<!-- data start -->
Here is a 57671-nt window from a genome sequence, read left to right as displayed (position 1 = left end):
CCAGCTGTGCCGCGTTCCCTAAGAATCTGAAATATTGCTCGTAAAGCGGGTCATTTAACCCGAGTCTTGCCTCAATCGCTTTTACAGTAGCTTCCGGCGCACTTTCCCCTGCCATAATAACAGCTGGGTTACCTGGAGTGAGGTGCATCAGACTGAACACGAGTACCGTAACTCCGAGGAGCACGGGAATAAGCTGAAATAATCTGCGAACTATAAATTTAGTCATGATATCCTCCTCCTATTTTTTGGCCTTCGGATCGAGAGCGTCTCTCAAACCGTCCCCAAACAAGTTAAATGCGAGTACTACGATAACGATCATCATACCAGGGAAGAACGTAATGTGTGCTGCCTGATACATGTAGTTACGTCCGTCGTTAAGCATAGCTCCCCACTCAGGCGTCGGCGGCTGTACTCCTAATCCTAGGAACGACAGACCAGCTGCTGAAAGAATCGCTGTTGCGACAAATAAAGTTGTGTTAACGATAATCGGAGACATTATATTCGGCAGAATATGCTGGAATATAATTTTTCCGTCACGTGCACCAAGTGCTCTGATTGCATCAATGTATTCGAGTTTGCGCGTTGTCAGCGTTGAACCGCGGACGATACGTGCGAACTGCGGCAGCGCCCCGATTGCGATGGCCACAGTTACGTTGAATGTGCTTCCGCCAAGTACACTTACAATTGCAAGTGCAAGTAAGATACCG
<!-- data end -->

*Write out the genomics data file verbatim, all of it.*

Here is a 57671-nt window from a genome sequence, read left to right as displayed (position 1 = left end):
CCAGCTGTGCCGCGTTCCCTAAGAATCTGAAATATTGCTCGTAAAGCGGGTCATTTAACCCGAGTCTTGCCTCAATCGCTTTTACAGTAGCTTCCGGCGCACTTTCCCCTGCCATAATAACAGCTGGGTTACCTGGAGTGAGGTGCATCAGACTGAACACGAGTACCGTAACTCCGAGGAGCACGGGAATAAGCTGAAATAATCTGCGAACTATAAATTTAGTCATGATATCCTCCTCCTATTTTTTGGCCTTCGGATCGAGAGCGTCTCTCAAACCGTCCCCAAACAAGTTAAATGCGAGTACTACGATAACGATCATCATACCAGGGAAGAACGTAATGTGTGCTGCCTGATACATGTAGTTACGTCCGTCGTTAAGCATAGCTCCCCACTCAGGCGTCGGCGGCTGTACTCCTAATCCTAGGAACGACAGACCAGCTGCTGAAAGAATCGCTGTTGCGACAAATAAAGTTGTGTTAACGATAATCGGAGACATTATATTCGGCAGAATATGCTGGAATATAATTTTTCCGTCACGTGCACCAAGTGCTCTGATTGCATCAATGTATTCGAGTTTGCGCGTTGTCAGCGTTGAACCGCGGACGATACGTGCGAACTGCGGCAGCGCCCCGATTGCGATGGCCACAGTTACGTTGAATGTGCTTCCGCCAAGTACACTTACAATTGCAAGTGCAAGTAAGATACCG